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Buying a home becomes cheaper than renting

Buying a home becomes cheaper than renting

Category: Mortgages

Updated: 22/09/2011
First Published: 26/04/2011

This article was correct at the time of publication. It is now over 6 months old so the content may be out of date.

Low mortgage rates and falling house prices have created the situation where buying a property is now more affordable than renting.

Tenants are paying almost £100 a month more than mortgage holders, according to Halifax, meaning the cost associated with buying a home in the UK is typically 14% lower than renting a property.

The study found that while owners of a three bedroom home spend on average £608 a month on mortgage payments and maintenance, renting a similar property costs £706 a month.

Just three years ago, the average cost of buying a home was 43% more expensive than renting.

The bank said the reversal has been driven by a drop in the average mortgage rate since 2008.

The average mortgage rate for a new borrower has fallen from 5.82% in March 2008 to 3.59% last month, helping to reduce the average monthly mortgage payment by over a third.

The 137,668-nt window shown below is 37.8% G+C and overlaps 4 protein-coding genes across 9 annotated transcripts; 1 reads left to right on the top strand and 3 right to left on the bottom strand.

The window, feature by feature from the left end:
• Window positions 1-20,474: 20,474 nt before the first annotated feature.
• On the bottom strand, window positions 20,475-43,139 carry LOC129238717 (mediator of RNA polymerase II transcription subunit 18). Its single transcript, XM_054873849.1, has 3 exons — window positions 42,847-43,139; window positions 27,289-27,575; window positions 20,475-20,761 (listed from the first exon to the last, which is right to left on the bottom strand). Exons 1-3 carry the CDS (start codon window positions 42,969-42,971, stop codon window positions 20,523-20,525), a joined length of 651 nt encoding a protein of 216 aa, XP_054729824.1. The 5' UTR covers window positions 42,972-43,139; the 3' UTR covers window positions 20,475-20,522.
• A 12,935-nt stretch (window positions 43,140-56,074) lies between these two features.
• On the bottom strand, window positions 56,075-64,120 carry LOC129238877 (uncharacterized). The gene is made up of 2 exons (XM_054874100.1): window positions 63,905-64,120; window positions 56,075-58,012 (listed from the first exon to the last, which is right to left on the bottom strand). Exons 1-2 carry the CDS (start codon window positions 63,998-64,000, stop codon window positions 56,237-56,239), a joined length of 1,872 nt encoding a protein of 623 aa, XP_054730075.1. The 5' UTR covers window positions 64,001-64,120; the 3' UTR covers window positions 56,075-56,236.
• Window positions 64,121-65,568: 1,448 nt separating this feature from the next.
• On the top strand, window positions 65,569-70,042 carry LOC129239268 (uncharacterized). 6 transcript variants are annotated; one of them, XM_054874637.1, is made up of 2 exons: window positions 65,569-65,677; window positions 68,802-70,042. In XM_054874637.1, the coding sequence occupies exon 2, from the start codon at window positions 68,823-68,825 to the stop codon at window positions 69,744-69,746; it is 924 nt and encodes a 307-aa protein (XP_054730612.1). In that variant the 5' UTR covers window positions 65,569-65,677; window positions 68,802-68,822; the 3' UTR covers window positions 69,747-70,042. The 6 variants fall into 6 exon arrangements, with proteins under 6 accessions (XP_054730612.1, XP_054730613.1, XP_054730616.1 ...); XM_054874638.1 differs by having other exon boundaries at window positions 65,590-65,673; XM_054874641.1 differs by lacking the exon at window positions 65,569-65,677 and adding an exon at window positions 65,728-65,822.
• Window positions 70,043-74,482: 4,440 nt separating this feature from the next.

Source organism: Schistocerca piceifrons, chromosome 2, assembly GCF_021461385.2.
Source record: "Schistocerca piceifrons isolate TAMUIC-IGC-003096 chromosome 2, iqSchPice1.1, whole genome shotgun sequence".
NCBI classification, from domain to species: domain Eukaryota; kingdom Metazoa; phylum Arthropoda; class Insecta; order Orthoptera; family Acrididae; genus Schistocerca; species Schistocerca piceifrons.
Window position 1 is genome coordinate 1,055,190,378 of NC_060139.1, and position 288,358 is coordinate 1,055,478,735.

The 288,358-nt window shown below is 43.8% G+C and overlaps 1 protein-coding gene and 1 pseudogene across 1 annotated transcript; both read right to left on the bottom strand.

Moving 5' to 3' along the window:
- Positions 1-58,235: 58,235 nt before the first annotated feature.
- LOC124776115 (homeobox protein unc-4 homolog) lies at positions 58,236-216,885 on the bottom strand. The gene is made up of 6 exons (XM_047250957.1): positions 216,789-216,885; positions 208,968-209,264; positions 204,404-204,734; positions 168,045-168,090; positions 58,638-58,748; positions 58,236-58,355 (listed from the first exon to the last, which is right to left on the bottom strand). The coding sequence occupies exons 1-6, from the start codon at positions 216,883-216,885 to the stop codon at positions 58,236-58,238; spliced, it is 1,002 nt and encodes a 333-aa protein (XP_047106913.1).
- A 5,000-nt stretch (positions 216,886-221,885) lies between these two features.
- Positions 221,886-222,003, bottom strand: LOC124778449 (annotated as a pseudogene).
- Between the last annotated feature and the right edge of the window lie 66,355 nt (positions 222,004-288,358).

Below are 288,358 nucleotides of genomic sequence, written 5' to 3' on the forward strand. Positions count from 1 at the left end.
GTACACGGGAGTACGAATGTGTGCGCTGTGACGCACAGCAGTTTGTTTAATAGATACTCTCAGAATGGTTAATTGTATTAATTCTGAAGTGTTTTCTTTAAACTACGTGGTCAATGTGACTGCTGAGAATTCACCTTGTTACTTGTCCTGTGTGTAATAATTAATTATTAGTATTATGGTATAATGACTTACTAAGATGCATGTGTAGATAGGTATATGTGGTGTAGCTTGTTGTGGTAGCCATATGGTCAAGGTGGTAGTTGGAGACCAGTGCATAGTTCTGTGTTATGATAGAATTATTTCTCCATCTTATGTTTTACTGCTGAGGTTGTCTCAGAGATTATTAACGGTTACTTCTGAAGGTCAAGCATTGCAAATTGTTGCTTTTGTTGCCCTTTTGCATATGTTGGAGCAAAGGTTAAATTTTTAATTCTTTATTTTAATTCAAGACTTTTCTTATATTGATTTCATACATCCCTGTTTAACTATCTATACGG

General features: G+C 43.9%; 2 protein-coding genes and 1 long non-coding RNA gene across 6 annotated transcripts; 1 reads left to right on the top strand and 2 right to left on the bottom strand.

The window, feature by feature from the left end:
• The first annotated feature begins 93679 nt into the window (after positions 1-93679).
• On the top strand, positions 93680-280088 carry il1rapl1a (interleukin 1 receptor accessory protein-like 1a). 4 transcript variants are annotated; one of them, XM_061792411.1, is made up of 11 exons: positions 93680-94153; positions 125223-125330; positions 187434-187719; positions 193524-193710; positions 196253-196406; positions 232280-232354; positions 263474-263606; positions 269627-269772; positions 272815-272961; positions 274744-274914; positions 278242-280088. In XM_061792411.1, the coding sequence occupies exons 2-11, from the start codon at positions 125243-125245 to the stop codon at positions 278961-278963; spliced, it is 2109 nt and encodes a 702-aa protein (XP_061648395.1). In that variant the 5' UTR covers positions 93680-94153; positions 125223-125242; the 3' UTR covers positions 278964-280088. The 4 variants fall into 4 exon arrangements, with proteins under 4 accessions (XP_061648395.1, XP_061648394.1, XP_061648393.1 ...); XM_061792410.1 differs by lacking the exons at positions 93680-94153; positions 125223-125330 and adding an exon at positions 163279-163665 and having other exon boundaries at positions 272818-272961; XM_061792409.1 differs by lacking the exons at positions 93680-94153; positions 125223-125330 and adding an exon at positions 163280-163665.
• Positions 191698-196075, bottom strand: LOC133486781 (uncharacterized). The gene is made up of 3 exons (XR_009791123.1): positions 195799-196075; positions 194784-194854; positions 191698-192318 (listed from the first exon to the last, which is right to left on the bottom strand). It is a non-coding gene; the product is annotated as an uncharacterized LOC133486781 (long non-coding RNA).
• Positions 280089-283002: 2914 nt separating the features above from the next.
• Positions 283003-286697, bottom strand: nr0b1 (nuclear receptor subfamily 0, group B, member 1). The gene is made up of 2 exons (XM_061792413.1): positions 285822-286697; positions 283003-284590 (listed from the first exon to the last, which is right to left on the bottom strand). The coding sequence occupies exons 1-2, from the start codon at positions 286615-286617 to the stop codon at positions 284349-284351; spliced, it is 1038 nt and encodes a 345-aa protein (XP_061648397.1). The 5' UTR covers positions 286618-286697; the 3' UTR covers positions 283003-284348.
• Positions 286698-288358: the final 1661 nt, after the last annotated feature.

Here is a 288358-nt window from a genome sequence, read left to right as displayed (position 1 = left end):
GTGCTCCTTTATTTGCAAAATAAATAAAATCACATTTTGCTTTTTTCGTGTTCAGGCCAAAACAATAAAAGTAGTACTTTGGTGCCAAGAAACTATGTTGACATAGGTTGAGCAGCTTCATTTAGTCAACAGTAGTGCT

Suren Thiru, housing economist at the high street bank, said the marked decline in mortgage costs has improved affordability for those able to enter the market as well as helping to ease the pressure on existing homeowners' disposable income.

"Although the current trade-off between buying and renting is expected to narrow when interest rates start to rise again, the long-term benefits associated with investing in bricks and mortar are likely to ensure that buying will continue to be viewed favourably by many," he added.

Despite the improvement in the affordability of buying relative to renting, many potential first time buyers have still been unable to fulfil their homeownership dreams of late.

Following the financial crisis, lenders tightened their lending criteria, so that fewer first time buyer mortgages have been available.

However, mortgage deals aimed at those with a smaller deposit have been returning to the market in recent months.

HSBC and Yorkshire Building Society are amongst the lenders willing to lend to borrowers with just a 10% deposit, while Woolwich and first direct have mortgage deals open to those with a 15% deposit.

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